As I continue to redo the powder room in my Arts&Craft era house, I’m correcting a few DI-Don’ts:
1. Aside from picture rail being more of a thing for the era of the house (Part 1), there was crown molding installed in this room in an unusual way. Granted, this was a challenging room for trim, as within the small space there were eight wall sections, including one on an angle. The floor plan sketch shows this.
Each of the straight sections of crown molding were composed of two pieces, upside down relative to each other. Mitred joints for crown molding are mind bending geometry, but I can only speculate this is a style I’ve never heard of or seen before, or a fun way to use up scraps of trim. Down it came.
2. On the subject of trim, mitring joints and angled walls, I’m pretty happy with my fit of new baseboards in the room. First challenge was the angled wall. My compass said one corner was 134 degrees and the other 143, or 145 depending on how high up the wall. Theory says mitred cuts of half of each of these angles should work together to make a smooth piece of trim. Trial and error lead to figuring out which side of 67 degree cut matched up with the other side of the cut at 67 degrees to make a good 134 degree corner.1
These joints worked out with a single cut. The rest of the baseboards required standard shenanigans related to almost 90 degree corners, sagging floors and bowed walls.
3. Another DIDon’t I took the opportunity to improve was the drywall finish. This mess around the plumbing for the toilet I can only attribute to a quick repair. I took the time to render invisible a few drywall seams that showed, like the one in the photo above. Filled the hole above the toilet water supply and fitted the baseboard around the pipe.
I have to admit, an advantage of drywall is being able to apply drywall compound to fix any surface that isn’t perfect. Actually, drywall compound repairs work on plaster, too. With plaster, it’s usually the ravages of time that need covering up. In this powder room, it’s bad technique – taping and mudding leaving visible dents and gaps. Also, it looks as though there was wallpaper stripped from the walls with the occasional gouge into the drywall surface. All were fixed.
Back to sympathetic renovations: The floor had made its way to vinyl interlock over plywood, over the original subfloor2. Not a fan of the vinyl, as it’s pretending to be wood, but isn’t like wood except if you are 50 feet away. Unless a drone is flying at a weird angle to a window, it’s impossible to see the floor from 50 feet away. It doesn’t look like wood, it doesn’t sound like wood, and it doesn’t feel like wood when you step on it.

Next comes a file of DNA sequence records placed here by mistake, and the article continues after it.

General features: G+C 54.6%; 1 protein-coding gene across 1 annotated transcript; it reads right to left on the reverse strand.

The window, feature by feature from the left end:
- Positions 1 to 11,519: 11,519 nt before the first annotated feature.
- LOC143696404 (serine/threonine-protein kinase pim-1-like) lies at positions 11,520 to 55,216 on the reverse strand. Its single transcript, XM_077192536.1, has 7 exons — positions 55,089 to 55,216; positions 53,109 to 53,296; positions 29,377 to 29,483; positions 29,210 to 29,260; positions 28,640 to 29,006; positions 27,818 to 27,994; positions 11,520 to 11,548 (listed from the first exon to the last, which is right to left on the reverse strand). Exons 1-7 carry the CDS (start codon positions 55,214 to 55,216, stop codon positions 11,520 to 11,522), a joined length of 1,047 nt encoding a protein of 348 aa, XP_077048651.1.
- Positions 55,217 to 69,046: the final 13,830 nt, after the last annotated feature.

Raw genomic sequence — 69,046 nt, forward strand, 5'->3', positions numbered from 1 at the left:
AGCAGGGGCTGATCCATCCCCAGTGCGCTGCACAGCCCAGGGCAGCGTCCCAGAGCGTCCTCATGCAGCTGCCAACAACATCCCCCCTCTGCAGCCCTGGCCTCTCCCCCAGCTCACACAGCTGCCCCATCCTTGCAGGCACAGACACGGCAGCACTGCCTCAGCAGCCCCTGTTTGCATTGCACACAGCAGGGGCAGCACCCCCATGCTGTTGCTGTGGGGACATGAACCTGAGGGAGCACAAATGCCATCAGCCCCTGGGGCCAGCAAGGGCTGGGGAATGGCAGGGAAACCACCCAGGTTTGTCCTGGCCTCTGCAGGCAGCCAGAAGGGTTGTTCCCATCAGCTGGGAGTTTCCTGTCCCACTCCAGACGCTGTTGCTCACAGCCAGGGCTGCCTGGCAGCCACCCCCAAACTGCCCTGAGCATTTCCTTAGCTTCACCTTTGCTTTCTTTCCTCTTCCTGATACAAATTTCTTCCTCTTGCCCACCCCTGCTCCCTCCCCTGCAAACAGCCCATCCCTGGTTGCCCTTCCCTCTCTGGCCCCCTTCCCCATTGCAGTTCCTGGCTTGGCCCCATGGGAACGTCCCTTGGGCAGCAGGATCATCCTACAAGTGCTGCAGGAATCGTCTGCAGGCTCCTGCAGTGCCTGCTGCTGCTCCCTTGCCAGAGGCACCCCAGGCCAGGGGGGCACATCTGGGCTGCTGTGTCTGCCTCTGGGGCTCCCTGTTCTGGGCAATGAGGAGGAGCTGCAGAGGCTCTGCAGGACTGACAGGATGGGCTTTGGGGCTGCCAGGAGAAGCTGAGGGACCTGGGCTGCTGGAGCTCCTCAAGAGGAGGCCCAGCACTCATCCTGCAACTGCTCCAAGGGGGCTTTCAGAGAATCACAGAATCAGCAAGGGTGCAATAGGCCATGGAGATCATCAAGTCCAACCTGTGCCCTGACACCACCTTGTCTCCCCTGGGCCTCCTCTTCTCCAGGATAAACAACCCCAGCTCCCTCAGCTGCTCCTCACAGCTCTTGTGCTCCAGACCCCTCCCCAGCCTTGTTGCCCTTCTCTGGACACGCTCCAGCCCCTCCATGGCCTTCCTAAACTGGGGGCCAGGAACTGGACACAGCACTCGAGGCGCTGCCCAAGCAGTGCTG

To replace it, I decided a bathroom of the era might have sheet vinyl. Back in the day, it may have had asbestos in it and if found today tends to be summarily removed. However, modern-made sheet vinyl has no currently recognized toxic properties so I decided this was perfect for my powder room. To my dismay, the first zillion sheet vinyl samples I found were faux wood or stone. Wrong concept for the era. Fortunately I found an overseas distributor that understood the need to diverge from modern trendiness. Or was in a trendiness of its own, on another continent.
And now to put it all together. See Part 3.
1I can draw diagrams with angles and triangles cut into parallel surfaces, then how they fit together, but prefer to enjoy the magic of the mitre saw, especially when applied to contoured pieces of trim.
2Oddly, some of the subfloor is wide plank, 8 or so inches, and some 3 1/2″ groove and tongue. The plank is laid diagonally on the joists, while the groove and tongue is perpendicular. There is some vague correlation to where there might have been hardwood vs. tile above, as was the practice …but the room arrangement has shifted since the subfloor was installed. Anyway, the annoying thing about the plywood layer, although I know it was laid to provide an even surface for a new top finish, is that there are repairs I would make to the subfloor that require taking the plywood off.